Making sure that managers and HR are prepared for a change like this is essential to communicating effectively with employees, experts say.

"The last thing you want is an employee asking a manager about their reaction to this kind of move and the manager saying, ‘How the heck do I know?’ " Samuelson says. "Managers aren’t there as cheerleaders for making the change, but they can be a support network about why such a change needs to be made."

Managers also can be helpful in explaining the business case behind the decision, which is crucial, experts say. Obviously most employees know that the economy is in a recession, Samuelson says. "But employees need to understand that this isn’t simply a way to save money," she says. "It’s about being able to ensure the viability of the business."

If companies are doing this to avoid layoffs, they need to say that, experts say.

When communicating a cut or a reduction in the 401(k) match, employers are required to send out legal information explaining the change. This can be a big stumbling block for companies because legal language is often difficult for employees to understand, experts say.

Ruderman found this to be a particular issue with Leviton employees. After the company sent out the initial e-mail about the 401(k) match suspension, things seemed fine in terms of employee reaction, she says.

"Our employees understand our nation’s economic condition and have acknowledged that many companies have suspended 401(k) matching contributions," she says. "Employees weren’t happy to see the match suspended, but morale was still high."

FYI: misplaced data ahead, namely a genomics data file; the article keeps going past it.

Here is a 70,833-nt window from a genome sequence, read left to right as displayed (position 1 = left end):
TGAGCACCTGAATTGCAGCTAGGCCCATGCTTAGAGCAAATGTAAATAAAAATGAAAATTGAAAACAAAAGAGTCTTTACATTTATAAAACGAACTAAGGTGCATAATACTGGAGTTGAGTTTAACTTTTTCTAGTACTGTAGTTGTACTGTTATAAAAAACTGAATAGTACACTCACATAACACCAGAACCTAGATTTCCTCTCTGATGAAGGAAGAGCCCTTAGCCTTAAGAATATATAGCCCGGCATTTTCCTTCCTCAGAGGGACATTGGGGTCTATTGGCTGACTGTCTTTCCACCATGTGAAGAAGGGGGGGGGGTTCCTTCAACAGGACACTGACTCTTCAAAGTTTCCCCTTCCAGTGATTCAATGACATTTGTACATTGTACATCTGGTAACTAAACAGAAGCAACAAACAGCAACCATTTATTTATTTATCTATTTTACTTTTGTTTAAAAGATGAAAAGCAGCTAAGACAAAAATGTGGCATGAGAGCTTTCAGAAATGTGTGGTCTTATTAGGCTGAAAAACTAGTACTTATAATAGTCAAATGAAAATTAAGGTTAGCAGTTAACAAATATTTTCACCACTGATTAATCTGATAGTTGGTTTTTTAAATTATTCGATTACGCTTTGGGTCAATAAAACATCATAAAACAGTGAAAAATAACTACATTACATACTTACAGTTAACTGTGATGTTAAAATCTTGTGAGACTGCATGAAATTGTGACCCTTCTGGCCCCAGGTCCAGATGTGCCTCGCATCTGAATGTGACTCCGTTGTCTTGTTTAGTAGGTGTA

But two days later, after the company e-mailed a legal notification called a "Summary of Material Modification," Ruderman heard from a number of distressed colleagues.

"I had several employees, including the in-house attorney, contact me and say, ‘I’m just stopping my participation in the 401(k). I don’t get it,’ " Ruderman told attendees of the Pensions & Investments Defined Contribution Conference, in Miami Beach, Florida, in February. Specifically, employees were confused by the language of the document, which was e-mailed without accompanying explanation.

To address employees’ confusion, Ruderman contacted Leviton’s 401(k) plan provider, Bank of America, for help. "We came up with a series of communications campaigns," she says, noting that the company has launched Web-based modules and lunch discussions to talk about the change and the importance of saving for retirement.

The mistake that Leviton and many other employers make is sending out legal information without an explanation, Mercer’s Samuelson says. "You should never send out any of the legal notices without a cover letter explaining the context of the situation," she says.

Ruderman agrees that if she could do anything over again it would be to send out the legal notice with an explanatory note.

Ruderman says she is now continuing to focus on communicating to employees the importance of retirement savings in these difficult economic times.

"I think over-communicating might be better than under-communicating right now," she says